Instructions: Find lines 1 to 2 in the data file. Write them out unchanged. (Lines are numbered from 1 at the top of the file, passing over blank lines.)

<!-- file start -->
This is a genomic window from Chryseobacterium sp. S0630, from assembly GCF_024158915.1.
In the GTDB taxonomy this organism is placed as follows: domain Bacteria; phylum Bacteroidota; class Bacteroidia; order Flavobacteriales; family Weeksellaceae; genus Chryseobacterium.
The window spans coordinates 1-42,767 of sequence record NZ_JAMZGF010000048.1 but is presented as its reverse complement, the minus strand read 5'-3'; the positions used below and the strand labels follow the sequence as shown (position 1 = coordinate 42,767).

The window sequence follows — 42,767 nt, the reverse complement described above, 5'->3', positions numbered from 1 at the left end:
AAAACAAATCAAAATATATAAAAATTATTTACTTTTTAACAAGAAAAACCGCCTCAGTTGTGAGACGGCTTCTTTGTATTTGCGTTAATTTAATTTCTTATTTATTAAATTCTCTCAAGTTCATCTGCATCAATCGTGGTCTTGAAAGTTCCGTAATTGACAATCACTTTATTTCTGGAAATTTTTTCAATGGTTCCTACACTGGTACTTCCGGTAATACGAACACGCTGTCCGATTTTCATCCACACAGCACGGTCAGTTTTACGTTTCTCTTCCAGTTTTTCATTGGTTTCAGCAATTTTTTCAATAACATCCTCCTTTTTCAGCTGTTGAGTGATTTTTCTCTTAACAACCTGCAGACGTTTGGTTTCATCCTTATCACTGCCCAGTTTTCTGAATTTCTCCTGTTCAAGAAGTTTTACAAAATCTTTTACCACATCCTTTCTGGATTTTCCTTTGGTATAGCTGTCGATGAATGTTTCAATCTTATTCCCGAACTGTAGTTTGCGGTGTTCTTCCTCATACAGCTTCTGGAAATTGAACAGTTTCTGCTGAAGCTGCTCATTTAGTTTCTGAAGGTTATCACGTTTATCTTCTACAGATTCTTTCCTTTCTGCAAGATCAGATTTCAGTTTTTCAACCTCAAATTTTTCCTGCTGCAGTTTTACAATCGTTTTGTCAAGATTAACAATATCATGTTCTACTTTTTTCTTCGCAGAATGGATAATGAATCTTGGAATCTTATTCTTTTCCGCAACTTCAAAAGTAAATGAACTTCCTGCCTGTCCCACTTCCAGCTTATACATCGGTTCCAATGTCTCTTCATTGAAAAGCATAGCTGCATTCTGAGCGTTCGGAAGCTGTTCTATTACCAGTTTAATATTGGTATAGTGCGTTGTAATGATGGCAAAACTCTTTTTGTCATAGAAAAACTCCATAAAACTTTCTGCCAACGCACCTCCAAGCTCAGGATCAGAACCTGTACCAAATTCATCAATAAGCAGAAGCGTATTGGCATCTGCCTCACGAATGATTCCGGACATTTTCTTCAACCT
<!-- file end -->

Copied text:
This is a genomic window from Chryseobacterium sp. S0630, from assembly GCF_024158915.1.
In the GTDB taxonomy this organism is placed as follows: domain Bacteria; phylum Bacteroidota; class Bacteroidia; order Flavobacteriales; family Weeksellaceae; genus Chryseobacterium.